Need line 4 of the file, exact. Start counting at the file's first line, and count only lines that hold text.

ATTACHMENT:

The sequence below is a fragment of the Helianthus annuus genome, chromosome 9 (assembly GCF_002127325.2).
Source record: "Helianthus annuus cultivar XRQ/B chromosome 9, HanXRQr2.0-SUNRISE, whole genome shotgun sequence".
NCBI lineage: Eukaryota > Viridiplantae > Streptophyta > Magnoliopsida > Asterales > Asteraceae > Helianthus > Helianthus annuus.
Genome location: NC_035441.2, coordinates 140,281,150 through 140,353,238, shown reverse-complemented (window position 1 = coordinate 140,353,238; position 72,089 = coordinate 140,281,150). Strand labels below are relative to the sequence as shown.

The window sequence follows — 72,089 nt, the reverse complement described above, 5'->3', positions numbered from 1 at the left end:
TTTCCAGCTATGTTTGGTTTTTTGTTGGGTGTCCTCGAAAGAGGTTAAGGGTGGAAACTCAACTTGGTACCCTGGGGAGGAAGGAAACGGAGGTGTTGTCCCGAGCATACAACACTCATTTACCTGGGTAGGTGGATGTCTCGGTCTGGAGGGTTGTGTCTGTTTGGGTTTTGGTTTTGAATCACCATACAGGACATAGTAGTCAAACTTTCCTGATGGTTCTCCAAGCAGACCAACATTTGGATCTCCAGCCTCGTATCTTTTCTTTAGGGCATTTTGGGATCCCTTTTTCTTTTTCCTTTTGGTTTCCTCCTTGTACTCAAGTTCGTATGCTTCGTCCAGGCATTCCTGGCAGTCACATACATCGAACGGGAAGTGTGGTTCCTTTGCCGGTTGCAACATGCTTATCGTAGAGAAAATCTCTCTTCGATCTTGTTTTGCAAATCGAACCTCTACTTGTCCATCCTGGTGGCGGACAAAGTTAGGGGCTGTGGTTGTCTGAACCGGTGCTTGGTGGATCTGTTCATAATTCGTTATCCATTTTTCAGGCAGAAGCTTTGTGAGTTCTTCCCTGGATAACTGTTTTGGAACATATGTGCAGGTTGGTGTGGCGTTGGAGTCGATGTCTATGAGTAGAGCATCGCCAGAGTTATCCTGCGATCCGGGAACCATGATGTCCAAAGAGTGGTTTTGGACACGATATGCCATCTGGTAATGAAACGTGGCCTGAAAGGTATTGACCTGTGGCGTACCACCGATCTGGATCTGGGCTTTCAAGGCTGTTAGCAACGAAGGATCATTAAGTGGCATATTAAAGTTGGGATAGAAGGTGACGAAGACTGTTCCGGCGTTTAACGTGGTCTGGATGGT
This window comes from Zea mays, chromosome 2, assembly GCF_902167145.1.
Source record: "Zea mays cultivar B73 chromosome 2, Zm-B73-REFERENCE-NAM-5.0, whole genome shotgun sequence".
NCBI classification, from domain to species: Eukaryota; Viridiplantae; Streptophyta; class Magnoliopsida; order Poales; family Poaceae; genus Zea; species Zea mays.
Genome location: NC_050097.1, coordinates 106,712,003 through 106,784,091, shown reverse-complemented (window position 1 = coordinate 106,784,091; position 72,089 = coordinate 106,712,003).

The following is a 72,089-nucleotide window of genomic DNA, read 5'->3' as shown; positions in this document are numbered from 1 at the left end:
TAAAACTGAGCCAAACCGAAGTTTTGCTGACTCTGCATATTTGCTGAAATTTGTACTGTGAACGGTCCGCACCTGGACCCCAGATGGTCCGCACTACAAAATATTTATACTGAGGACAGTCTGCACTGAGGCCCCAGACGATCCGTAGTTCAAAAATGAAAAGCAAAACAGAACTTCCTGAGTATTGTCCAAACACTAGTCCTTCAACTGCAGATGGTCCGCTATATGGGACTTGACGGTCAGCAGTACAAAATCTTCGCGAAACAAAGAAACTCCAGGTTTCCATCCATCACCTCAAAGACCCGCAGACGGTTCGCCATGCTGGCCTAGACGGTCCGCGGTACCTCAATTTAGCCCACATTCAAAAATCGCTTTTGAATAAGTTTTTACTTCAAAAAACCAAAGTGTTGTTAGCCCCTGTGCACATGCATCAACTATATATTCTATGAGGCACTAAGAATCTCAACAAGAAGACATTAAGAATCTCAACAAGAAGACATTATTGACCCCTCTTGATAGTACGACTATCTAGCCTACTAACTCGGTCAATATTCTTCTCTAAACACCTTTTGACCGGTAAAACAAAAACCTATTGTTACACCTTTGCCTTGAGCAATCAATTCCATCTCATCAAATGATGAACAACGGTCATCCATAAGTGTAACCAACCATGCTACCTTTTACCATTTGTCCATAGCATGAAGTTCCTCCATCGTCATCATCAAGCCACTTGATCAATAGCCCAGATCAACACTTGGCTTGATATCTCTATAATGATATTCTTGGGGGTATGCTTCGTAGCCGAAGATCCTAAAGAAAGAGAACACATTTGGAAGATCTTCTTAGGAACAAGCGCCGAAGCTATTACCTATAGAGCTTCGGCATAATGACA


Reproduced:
Genome location: NC_035441.2, coordinates 140,281,150 through 140,353,238, shown reverse-complemented (window position 1 = coordinate 140,353,238; position 72,089 = coordinate 140,281,150). Strand labels below are relative to the sequence as shown.